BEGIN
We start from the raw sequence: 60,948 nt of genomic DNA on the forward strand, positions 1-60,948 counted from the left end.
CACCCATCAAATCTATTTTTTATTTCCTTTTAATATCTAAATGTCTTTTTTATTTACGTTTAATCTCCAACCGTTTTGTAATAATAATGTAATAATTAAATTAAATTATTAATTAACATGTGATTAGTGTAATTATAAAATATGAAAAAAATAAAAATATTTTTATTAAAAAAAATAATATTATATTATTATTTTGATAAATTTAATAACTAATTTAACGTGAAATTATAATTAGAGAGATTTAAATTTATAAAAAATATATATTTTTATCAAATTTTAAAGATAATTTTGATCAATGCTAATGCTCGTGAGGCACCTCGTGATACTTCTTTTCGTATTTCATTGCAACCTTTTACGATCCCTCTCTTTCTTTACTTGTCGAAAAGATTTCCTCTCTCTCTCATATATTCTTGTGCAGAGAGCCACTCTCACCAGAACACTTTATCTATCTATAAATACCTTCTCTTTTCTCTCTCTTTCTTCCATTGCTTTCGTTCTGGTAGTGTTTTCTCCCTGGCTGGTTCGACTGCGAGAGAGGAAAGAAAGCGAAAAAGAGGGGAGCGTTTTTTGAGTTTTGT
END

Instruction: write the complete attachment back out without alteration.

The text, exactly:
We start from the raw sequence: 60,948 nt of genomic DNA on the forward strand, positions 1-60,948 counted from the left end.
CACCCATCAAATCTATTTTTTATTTCCTTTTAATATCTAAATGTCTTTTTTATTTACGTTTAATCTCCAACCGTTTTGTAATAATAATGTAATAATTAAATTAAATTATTAATTAACATGTGATTAGTGTAATTATAAAATATGAAAAAAATAAAAATATTTTTATTAAAAAAAATAATATTATATTATTATTTTGATAAATTTAATAACTAATTTAACGTGAAATTATAATTAGAGAGATTTAAATTTATAAAAAATATATATTTTTATCAAATTTTAAAGATAATTTTGATCAATGCTAATGCTCGTGAGGCACCTCGTGATACTTCTTTTCGTATTTCATTGCAACCTTTTACGATCCCTCTCTTTCTTTACTTGTCGAAAAGATTTCCTCTCTCTCTCATATATTCTTGTGCAGAGAGCCACTCTCACCAGAACACTTTATCTATCTATAAATACCTTCTCTTTTCTCTCTCTTTCTTCCATTGCTTTCGTTCTGGTAGTGTTTTCTCCCTGGCTGGTTCGACTGCGAGAGAGGAAAGAAAGCGAAAAAGAGGGGAGCGTTTTTTGAGTTTTGT